The discoveries made in this research were surprising to me. If you could afford it, then a ticket on a Pan Am Clipper could take you back to America from Lipson, Portugal through the Azores. The Italian line continued to run ships, just weeks up to the time they entered the war, for $2000 American dollars for cabin class. That is not adjusted for inflation. The S.S. George Washington and S.S. Manhattan started to come to Europe beginning in Jan 1940. Each ship had “United States,” in bold lettering, with large American flags painted on the side. The war could have turned out much differently if a U-boat had accidently fired upon an American ship, which almost did happen the morning of June 11th, 1940.
By accident, I discovered the RMS Lancastria, which is a small one stack Cunard liner that took on over 7,000 British soldiers and civilian refugees on June 17th, 1940. The exact number is unknown, because they stopped counting at 7,000. This discovery shocked me because even though I believed I knew a lot about ocean liner history, I knew nothing about this little ship. Winston Churchill covered it up during the war. The sinking was not reported on the D-System, and survivors were told not to talk about it under threat of court marshal. It was desperate times, and morale was everything for Britain, so the government felt another horrible news report was unnecessary. Yet many loved ones back in England never knew the fate of these men until after the war.
I ordered a book written by G. Bond in 1954 called Lancastria. In the pages of that book, I discovered just what happened and how many “civilians” were on the ship.
I thought it rather odd that the sinking is virtually unheard of, considering it is the single largest loss of life ever for a British Passenger ship. And the records, if they still exist at all, are reportedly sealed for 100 years. That did not seem terribly nice to me, and it is certainly unfair to the families of victims who want to know what happened. Titanic has the book A Night to Remember. There are documentaries on the Lusitania and the Andrea Doria, but the little old one-stack liner Lancastria had no such story.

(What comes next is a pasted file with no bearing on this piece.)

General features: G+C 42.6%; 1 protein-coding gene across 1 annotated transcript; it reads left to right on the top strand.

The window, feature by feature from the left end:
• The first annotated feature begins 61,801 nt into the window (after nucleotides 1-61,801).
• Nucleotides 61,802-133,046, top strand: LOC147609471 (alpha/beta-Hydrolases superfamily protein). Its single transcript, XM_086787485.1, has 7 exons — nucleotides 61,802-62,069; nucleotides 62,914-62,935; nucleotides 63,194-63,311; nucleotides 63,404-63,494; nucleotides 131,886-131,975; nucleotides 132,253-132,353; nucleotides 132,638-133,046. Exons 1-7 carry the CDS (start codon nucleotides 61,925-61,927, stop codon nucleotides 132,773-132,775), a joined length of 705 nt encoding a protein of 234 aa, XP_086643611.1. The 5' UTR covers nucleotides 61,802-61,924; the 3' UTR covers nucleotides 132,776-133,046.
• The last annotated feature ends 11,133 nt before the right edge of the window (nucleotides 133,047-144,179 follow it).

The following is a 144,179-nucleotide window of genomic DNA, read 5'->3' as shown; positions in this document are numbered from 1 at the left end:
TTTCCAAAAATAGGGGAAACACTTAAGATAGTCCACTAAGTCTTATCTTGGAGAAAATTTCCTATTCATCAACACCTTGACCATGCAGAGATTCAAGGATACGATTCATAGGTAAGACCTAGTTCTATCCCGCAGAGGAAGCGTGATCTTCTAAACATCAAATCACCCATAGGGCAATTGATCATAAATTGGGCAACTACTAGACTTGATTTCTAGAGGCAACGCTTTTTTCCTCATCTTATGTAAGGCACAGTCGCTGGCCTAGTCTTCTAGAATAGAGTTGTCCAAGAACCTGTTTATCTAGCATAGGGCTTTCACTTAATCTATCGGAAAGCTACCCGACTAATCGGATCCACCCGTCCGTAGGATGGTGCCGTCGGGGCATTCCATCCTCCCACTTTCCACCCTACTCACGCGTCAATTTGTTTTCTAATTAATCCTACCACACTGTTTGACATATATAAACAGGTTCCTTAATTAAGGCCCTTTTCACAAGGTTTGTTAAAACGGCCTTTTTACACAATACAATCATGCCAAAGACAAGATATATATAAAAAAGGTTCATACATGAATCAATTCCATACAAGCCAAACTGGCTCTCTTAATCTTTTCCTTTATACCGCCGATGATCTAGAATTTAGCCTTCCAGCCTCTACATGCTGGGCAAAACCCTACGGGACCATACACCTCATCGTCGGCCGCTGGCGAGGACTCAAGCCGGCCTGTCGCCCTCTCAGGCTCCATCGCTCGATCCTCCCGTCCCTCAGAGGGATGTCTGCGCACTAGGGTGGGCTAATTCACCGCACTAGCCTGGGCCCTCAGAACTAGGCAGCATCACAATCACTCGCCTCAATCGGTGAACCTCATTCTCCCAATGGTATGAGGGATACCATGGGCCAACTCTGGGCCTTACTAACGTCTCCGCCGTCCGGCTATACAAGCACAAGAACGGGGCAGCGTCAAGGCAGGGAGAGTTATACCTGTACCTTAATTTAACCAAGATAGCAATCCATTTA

“May the Lord be with you,” are the opening lines of this story. The graveyards of the dead are listed, calling the troops of these unseen ghosts into the story. The reader is hit with French name after French name like shells from cannons. The forces of shame and guilt pull upon the winds of Marc’s soul, facing the ultimate spiritual crisis of his existence as the full weight of the approaching war bears down upon him. A priest holds a staff with a clock that stops upon June 18th, 1939. Marc leaves the chapel of the S.S. Normandie, and passes through these doors to the dinning room for his last dinner at sea before he arrives in France. Through this beautiful threshold, Marc begins his journey into the worst war man has ever known, World War Two. “May the Lord be with you” is not just a wishful prayer, but also an omen of what is to come.
Book Synopsis: David Leroy did extensive research on the German occupation of France for his debut novel The Siren of Paris. This historical novel follows the journey of one American from medical student, to artist, to political prisoner at Buchenwald Concentration Camp during World War Two.
You can purchase The Siren of Paris in Kindle e-book format from Amazon -- http://www.amazon.com/dp/B0088CA098 and learn more about this author and novel at http://www.thesirenofparis.com/
For more information about this virtual book tour, please visit -- http://bookpromotionservices.com/2012/05/22/siren-of-paris-tour/